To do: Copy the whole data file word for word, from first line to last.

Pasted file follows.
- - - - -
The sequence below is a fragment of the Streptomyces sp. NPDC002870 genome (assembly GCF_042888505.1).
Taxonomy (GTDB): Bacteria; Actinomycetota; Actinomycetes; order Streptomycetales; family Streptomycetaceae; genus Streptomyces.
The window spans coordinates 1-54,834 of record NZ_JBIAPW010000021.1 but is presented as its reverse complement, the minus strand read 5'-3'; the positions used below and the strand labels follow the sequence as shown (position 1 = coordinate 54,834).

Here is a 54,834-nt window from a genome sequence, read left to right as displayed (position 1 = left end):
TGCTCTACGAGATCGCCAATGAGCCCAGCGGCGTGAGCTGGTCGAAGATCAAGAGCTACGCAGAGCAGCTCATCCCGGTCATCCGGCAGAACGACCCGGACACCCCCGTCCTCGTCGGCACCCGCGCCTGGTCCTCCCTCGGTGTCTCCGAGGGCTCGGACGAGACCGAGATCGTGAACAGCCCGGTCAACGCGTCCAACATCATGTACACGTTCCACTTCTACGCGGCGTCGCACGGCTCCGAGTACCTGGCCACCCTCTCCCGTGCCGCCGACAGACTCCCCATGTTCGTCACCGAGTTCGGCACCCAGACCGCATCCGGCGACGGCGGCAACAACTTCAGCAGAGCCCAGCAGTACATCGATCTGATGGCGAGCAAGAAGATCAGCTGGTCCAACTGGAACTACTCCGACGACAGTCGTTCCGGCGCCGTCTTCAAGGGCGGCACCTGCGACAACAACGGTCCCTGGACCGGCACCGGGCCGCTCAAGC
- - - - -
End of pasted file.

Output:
The sequence below is a fragment of the Streptomyces sp. NPDC002870 genome (assembly GCF_042888505.1).
Taxonomy (GTDB): Bacteria; Actinomycetota; Actinomycetes; order Streptomycetales; family Streptomycetaceae; genus Streptomyces.
The window spans coordinates 1-54,834 of record NZ_JBIAPW010000021.1 but is presented as its reverse complement, the minus strand read 5'-3'; the positions used below and the strand labels follow the sequence as shown (position 1 = coordinate 54,834).

Here is a 54,834-nt window from a genome sequence, read left to right as displayed (position 1 = left end):
TGCTCTACGAGATCGCCAATGAGCCCAGCGGCGTGAGCTGGTCGAAGATCAAGAGCTACGCAGAGCAGCTCATCCCGGTCATCCGGCAGAACGACCCGGACACCCCCGTCCTCGTCGGCACCCGCGCCTGGTCCTCCCTCGGTGTCTCCGAGGGCTCGGACGAGACCGAGATCGTGAACAGCCCGGTCAACGCGTCCAACATCATGTACACGTTCCACTTCTACGCGGCGTCGCACGGCTCCGAGTACCTGGCCACCCTCTCCCGTGCCGCCGACAGACTCCCCATGTTCGTCACCGAGTTCGGCACCCAGACCGCATCCGGCGACGGCGGCAACAACTTCAGCAGAGCCCAGCAGTACATCGATCTGATGGCGAGCAAGAAGATCAGCTGGTCCAACTGGAACTACTCCGACGACAGTCGTTCCGGCGCCGTCTTCAAGGGCGGCACCTGCGACAACAACGGTCCCTGGACCGGCACCGGGCCGCTCAAGC